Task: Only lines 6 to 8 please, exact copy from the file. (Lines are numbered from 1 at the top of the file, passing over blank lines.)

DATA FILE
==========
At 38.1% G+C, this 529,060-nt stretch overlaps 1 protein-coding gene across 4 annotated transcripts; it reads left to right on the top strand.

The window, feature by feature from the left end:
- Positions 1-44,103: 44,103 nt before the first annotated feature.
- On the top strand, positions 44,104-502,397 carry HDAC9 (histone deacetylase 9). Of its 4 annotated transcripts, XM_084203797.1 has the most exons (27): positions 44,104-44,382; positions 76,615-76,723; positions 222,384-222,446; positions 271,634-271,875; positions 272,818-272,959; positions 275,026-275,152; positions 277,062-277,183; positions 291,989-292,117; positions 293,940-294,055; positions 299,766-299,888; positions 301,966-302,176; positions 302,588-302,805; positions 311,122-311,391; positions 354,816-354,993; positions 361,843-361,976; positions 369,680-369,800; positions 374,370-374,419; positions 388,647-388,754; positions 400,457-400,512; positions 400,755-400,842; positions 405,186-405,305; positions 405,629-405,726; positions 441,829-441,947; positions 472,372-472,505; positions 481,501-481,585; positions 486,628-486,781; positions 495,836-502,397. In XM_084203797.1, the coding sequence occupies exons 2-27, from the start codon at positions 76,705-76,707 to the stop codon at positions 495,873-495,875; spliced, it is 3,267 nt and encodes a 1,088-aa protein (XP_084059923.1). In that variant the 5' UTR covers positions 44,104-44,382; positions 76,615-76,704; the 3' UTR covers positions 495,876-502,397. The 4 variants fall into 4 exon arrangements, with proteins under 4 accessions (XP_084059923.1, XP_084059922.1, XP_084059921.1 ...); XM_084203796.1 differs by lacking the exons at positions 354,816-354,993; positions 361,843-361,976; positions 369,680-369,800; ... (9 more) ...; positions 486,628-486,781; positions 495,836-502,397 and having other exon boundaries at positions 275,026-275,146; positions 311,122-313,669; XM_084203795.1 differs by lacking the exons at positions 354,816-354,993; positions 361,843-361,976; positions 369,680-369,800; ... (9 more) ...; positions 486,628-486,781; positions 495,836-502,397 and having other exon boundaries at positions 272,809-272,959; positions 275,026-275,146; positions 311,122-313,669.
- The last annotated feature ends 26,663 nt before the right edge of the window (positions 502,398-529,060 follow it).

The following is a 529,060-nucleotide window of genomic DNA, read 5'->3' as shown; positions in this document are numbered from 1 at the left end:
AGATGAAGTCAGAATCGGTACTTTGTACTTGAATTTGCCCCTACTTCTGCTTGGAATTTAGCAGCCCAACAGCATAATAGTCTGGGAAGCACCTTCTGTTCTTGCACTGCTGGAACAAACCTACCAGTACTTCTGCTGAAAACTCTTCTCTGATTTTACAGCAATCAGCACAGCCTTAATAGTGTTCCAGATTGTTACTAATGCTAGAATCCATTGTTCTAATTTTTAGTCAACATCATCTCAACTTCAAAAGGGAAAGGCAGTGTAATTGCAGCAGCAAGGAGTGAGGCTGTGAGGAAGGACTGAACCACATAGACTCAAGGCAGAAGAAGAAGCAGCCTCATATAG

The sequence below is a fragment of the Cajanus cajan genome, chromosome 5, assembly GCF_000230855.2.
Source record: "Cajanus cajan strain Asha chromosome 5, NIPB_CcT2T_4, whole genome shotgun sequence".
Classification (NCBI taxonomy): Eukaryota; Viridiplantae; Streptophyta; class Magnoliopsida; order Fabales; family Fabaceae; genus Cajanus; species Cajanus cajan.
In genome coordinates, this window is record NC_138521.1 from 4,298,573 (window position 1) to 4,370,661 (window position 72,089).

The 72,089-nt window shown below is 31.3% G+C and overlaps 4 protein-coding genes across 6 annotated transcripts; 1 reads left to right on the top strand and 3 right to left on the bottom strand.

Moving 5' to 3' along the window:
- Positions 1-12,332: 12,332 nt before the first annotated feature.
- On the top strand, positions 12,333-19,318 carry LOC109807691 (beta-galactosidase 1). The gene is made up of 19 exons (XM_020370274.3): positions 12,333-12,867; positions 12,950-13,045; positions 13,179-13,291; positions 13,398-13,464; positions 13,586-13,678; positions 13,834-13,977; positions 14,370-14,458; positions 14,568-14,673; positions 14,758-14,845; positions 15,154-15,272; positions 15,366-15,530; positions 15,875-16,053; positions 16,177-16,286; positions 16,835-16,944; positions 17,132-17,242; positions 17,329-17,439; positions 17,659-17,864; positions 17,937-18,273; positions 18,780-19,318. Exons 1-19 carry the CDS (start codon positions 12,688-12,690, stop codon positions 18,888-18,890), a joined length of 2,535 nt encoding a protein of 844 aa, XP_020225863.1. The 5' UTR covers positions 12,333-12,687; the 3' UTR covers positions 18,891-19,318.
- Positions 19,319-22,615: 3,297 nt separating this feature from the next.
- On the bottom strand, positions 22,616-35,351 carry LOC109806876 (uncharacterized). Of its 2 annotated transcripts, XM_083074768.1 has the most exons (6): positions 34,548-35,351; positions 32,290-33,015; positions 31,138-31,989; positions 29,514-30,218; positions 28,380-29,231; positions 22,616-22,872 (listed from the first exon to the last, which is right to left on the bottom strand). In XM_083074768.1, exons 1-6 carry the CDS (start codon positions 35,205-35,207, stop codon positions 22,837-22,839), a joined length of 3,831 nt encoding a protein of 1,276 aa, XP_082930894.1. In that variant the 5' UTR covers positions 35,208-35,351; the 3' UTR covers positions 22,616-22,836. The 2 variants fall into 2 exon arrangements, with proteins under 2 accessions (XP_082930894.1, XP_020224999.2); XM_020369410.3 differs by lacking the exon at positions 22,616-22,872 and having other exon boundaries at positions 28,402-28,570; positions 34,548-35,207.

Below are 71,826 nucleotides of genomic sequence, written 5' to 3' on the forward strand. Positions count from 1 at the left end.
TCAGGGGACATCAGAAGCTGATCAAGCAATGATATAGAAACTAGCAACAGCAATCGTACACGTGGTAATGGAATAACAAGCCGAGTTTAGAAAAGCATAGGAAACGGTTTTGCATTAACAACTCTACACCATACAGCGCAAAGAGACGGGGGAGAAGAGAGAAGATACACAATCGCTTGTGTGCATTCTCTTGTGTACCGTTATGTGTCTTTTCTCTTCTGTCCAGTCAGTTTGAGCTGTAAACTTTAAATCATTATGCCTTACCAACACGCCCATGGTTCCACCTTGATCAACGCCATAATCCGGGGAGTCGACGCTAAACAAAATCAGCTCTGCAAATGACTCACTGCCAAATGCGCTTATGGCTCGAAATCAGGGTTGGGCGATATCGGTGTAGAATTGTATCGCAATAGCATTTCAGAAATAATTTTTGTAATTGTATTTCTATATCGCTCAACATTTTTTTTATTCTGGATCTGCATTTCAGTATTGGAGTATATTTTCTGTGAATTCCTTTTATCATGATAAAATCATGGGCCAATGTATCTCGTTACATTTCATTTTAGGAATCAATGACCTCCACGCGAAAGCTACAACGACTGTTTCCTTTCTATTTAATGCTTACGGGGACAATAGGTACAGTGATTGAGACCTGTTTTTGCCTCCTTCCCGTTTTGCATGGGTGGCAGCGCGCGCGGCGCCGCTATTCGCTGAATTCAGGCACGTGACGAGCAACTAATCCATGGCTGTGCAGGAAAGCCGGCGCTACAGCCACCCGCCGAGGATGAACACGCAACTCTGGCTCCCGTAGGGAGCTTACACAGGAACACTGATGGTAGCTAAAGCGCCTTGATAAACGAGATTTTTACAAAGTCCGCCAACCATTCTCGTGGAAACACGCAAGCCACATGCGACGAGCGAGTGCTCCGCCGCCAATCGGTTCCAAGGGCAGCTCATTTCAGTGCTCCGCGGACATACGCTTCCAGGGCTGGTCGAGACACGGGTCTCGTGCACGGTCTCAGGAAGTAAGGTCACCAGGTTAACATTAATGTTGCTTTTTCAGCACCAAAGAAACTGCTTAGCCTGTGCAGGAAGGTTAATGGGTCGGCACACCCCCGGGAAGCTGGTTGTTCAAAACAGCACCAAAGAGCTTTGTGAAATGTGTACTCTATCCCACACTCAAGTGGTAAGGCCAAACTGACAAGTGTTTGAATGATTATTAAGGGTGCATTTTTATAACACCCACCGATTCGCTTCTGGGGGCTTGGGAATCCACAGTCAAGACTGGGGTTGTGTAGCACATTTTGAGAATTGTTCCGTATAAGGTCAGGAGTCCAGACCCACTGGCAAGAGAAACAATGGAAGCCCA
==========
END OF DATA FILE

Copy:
The following is a 529,060-nucleotide window of genomic DNA, read 5'->3' as shown; positions in this document are numbered from 1 at the left end:
AGATGAAGTCAGAATCGGTACTTTGTACTTGAATTTGCCCCTACTTCTGCTTGGAATTTAGCAGCCCAACAGCATAATAGTCTGGGAAGCACCTTCTGTTCTTGCACTGCTGGAACAAACCTACCAGTACTTCTGCTGAAAACTCTTCTCTGATTTTACAGCAATCAGCACAGCCTTAATAGTGTTCCAGATTGTTACTAATGCTAGAATCCATTGTTCTAATTTTTAGTCAACATCATCTCAACTTCAAAAGGGAAAGGCAGTGTAATTGCAGCAGCAAGGAGTGAGGCTGTGAGGAAGGACTGAACCACATAGACTCAAGGCAGAAGAAGAAGCAGCCTCATATAG

The sequence below is a fragment of the Cajanus cajan genome, chromosome 5, assembly GCF_000230855.2.